(c) A state agency shall design the generally accessible Internet site so that it conforms to generally acceptable standards for Internet accessibility for people with disabilities.
Also, on June 14, 2002, the State of Texas Department of Information Resources published Texas Administrative Code 206 (TAC 206) in the Texas Register. TAC 206 addresses various issues regarding state websites, and includes one section (§206.2) that addresses "accessibility and usability of state websites". This section requires that "All state agencies shall develop and publish an accessibility policy for their Web site", and requires that agencies link to this policy from their home page.
The new state requirements on web accessibility further spurred active web accessibility interest at UT. An ad hoc committee including staff from the Web Office, Electronic Information Systems, Information Technology Services User Services, the College of Liberal Arts, and the Institute for Technology and Learning had been working on developing the University of Texas at Austin Web Guidelines for Accessibility. In June 2002, the University Web Office adopted and published these guidelines, which adopted the Section 508 web accessibility standards and provided a specific timeline for expected compliance.
With guidelines in place, work continues at UT to educate relevant parties on accessible web issues, and has expanded to encompass a full array of technologies used in developing web content. The Institute for Technology and Learning, the Center for Instructional Technologies, the Web Office, the General Libraries and other groups have worked to support university web publishers in their accessibility efforts. Over 200 university web authors have received introductory accessibility training through classes offered by the Institute for Technology and Learning and the Web Office, and accessibility issues continue to be addressed within the context of mainstream trainings.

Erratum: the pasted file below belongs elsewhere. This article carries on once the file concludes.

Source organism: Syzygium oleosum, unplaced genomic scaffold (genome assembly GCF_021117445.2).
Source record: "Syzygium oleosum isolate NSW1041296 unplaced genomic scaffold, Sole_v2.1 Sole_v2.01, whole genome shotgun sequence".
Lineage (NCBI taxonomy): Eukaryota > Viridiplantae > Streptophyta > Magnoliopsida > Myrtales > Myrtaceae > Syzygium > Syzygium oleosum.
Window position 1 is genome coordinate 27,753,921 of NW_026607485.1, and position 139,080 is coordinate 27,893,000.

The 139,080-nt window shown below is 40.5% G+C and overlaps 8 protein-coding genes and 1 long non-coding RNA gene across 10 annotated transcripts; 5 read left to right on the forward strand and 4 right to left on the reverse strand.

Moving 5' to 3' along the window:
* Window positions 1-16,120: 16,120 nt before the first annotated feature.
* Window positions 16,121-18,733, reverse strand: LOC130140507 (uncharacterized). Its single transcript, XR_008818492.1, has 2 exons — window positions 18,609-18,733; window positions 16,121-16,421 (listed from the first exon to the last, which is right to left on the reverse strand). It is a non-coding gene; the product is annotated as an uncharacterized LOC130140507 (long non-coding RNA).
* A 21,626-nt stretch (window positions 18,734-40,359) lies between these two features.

Accessibility requirements, guidelines linked from the home page, extensive training and support, incorporation of accessibility into standard web training, awareness-building activities such as design competitions and prominent highlighting of accessible sites all combine to establish the UT as a clear leader in web accessibility. The University of Texas experience highlights several steps that can be employed by other institutions as they strive to assure the accessibility of their campus web pages. These include:
State of Texas, 76(R) SB 801. Retrieved April 15, 2003 from http://www.capitol.state.tx.us/tlo/76r/billtext/SB00801F.HTM
State of Texas Department of Information Resources, T.A.C. §206 State Web Sites. Retrieved April 15, 2003 from http://www.dir.state.tx.us/standards/S206.htm
University of Texas at Austin, AIR-UT, The University Challenge: Accessibility Internet Rally for the University of Texas at Austin. Retrieved April 15, 2003 from http://www.utexas.edu/events/air-ut/
University of Texas - Austin Task Force on Accessible Electronic Information (1999). Information Anytime, Anywhere, for Anyone: Creating an Accessible Electronic Campus. Retrieved April 15, 2003 from the web: http://www.cwrl.utexas.edu/~slatin/disability/utaccess.htm
University of Texas at Austin Web Guidelines. Retrieved April 15, 2003 from http://www.utexas.edu/web/guidelines/accessibility.html
The DO-IT pages form a living document and are regularly updated. We strive to make them universally accessible. We minimize the use of graphics and photos, and provide descriptions of them when they are included. Video clips are open captioned, providing access to users who can't hear the audio, and audio described for those who cannot see the visual display. Suggestions for increasing the accessibility of these pages are welcome. To learn more about accessible Web page design, go to our list of Web development resources.